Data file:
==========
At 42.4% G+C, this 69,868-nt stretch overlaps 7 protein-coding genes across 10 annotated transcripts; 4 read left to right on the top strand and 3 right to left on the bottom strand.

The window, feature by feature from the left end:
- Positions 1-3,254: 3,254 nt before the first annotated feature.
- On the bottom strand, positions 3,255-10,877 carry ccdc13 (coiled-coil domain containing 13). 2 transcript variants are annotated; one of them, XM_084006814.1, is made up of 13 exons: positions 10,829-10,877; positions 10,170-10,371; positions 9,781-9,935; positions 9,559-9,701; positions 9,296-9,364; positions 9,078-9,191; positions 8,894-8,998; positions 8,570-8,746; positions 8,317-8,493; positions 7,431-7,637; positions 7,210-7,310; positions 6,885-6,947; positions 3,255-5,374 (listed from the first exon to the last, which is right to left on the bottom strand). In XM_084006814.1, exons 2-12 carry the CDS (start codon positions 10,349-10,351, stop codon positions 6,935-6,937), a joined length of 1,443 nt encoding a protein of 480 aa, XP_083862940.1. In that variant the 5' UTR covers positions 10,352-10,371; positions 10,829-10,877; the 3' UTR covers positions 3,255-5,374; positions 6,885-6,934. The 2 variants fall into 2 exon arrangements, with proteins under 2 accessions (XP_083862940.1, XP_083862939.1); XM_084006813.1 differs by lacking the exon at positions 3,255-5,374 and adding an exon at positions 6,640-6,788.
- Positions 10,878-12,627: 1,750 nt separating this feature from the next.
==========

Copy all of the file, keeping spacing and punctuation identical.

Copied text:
At 42.4% G+C, this 69,868-nt stretch overlaps 7 protein-coding genes across 10 annotated transcripts; 4 read left to right on the top strand and 3 right to left on the bottom strand.

The window, feature by feature from the left end:
- Positions 1-3,254: 3,254 nt before the first annotated feature.
- On the bottom strand, positions 3,255-10,877 carry ccdc13 (coiled-coil domain containing 13). 2 transcript variants are annotated; one of them, XM_084006814.1, is made up of 13 exons: positions 10,829-10,877; positions 10,170-10,371; positions 9,781-9,935; positions 9,559-9,701; positions 9,296-9,364; positions 9,078-9,191; positions 8,894-8,998; positions 8,570-8,746; positions 8,317-8,493; positions 7,431-7,637; positions 7,210-7,310; positions 6,885-6,947; positions 3,255-5,374 (listed from the first exon to the last, which is right to left on the bottom strand). In XM_084006814.1, exons 2-12 carry the CDS (start codon positions 10,349-10,351, stop codon positions 6,935-6,937), a joined length of 1,443 nt encoding a protein of 480 aa, XP_083862940.1. In that variant the 5' UTR covers positions 10,352-10,371; positions 10,829-10,877; the 3' UTR covers positions 3,255-5,374; positions 6,885-6,934. The 2 variants fall into 2 exon arrangements, with proteins under 2 accessions (XP_083862940.1, XP_083862939.1); XM_084006813.1 differs by lacking the exon at positions 3,255-5,374 and adding an exon at positions 6,640-6,788.
- Positions 10,878-12,627: 1,750 nt separating this feature from the next.